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3 Shows, 34 Tracks

Cream

Cream is the prototypical acid rock band, formed in the late 1960s by guitar god and bored Yardbird Eric Clapton as an outlet for his growing interest in the notions of a heavier and louder take on American blues. Although bands like Blue Cheer, Deep Purple and Iron Butterfly appear to have had more of an influence on hard rock and metal than Cream, the importance of the band cannot be understated. For while Blue Cheer were playing so loud that dogs were exploding left and right at their shows and Iron Butterfly delivered what was arguably the first ill-conceived, unbearable drum solo that really mattered, they did these things before relatively small audiences, while Cream were a huge, nationally recognized band furthering the cause of loud rock music on an international stage. Much the way Jimi Hendrix's music had done before them, Cream's drug-addled, parent-horrifying records poured into suburban households all over America and England, changing the face of teenage rebellion forever. Cream's records aren't exactly the greatest rock music ever recorded, but in their best moments -- during lurching, blown-out covers of such blues standards as "Spoonful" and the blistering "Steppi... See More

Cream Concert Films

  • 1968 Farewell Concert

    Cream

    Year: 1967

    Runtime: 52 min

    "Farewell Concert" is the live recording of the Cream's final concert at the Royal Albert Hall on November 26th, 1968.
    Directed by Tony Palmer, the film incorporates pieces of six performances with narration by BBC announcer Patrick Allen, along with interviews with the band members themselves, showcasing their playing abilities. In 2005, a special extended edition of the concert appeared featuring full versions of all songs separated from the narration and interviews. The new version featured digitally remastered sound and video including three bonus songs.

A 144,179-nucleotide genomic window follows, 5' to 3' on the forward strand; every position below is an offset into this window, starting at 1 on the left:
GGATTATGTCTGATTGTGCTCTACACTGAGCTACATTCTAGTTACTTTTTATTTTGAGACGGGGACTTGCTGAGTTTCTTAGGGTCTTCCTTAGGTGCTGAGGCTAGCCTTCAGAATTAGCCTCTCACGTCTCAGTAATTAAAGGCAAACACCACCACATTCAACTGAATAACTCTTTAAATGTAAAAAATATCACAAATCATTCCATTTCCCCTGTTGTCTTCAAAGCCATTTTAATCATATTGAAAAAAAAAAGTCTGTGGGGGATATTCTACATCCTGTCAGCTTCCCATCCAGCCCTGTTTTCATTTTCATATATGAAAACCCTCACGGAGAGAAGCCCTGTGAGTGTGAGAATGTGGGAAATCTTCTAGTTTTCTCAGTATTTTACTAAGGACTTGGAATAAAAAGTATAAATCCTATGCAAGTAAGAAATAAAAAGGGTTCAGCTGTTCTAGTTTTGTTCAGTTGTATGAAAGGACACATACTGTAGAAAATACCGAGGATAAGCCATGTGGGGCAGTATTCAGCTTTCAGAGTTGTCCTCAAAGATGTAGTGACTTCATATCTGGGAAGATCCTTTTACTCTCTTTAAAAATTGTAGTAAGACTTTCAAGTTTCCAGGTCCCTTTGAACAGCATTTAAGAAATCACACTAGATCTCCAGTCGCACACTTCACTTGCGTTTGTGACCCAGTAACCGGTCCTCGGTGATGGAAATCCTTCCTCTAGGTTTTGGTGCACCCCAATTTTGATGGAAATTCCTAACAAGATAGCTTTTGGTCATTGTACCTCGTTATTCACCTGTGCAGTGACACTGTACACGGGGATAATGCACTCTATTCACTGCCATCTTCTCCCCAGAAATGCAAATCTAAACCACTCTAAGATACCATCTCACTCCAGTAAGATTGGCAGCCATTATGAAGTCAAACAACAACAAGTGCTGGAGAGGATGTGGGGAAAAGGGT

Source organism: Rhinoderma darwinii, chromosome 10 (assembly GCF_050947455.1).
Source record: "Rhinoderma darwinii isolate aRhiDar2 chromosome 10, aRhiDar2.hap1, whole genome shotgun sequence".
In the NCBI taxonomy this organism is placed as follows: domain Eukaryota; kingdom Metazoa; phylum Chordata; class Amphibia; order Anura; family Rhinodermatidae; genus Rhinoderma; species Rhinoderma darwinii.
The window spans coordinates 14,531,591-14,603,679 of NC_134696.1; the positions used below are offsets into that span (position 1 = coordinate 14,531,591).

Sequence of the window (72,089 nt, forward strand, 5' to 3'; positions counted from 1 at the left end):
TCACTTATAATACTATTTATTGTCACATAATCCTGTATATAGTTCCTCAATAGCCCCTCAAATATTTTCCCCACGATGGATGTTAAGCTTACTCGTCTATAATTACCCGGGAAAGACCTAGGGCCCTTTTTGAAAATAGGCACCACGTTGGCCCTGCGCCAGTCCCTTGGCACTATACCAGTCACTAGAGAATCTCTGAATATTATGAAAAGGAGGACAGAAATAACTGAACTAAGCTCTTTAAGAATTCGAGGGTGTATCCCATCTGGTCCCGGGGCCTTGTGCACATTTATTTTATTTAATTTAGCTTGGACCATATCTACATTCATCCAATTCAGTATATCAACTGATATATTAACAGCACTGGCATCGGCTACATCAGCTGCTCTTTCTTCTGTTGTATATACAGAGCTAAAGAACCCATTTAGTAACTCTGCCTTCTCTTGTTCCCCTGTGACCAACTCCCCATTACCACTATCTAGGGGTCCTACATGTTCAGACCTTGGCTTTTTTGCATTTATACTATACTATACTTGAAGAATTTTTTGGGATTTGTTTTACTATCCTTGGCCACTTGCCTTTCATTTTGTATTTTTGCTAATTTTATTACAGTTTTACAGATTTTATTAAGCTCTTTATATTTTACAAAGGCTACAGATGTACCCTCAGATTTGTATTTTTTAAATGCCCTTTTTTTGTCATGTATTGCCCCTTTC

• Classic Album: Disraeli Gears

    Cream

    Year: 1966

    Runtime: 49 min

    CREAM was rock's first true "super group". Combining the extraordinary talents of ERIC CLAPTON, GINGER BAKER and JACK BRUCE, this power trio became the template for many hard rock acts of the seventies. The band remains a huge influence on the genre even to this day. Powered by hits such as "Strange Brew" and "Sunshine of Your Love", Cream's second album, DISRAELI GEARS, moved the band beyond the blues into hard-driving, psychedelic pop. This was the album that not only broke the group in the United States but also established Clapton as an international superstar. This addition of Disraeli Gears to the acclaimed Classic Albums series features brand new interviews with Clapton, Baker and Bruce, along with lyricist Pete Brown, Atlantic Records founder Ahmet Ertegun, John Mayall and Manfred Mann. Also included on this program are acoustic performances, original studio tracks and archival live footage.
     
     
  • Live at the Royal Albert Hall

    Cream

    Year: 2005

    Runtime: 2 hr 6 min

    Cream's short original existence from 1966 to 1968 belies their status as one of the most influential rock bands of all time. They released four studio albums that were hugely successful around the world and had a number of hit singles on both sides of the Atlantic. In May 2005 Cream reunited for a sequence of concerts over four nights at London's Royal Albert Hall. Filmed in high definition, this concert features tracks filmed across the four shows including many of their best loved songs. Despite a gap of nearly 40 years the band quickly reignited the chemistry that had contributed so much to their legendary status and delivered four magnificent concerts that delighted the fans who had snapped up the tickets.
     
     

Cream Top Tracks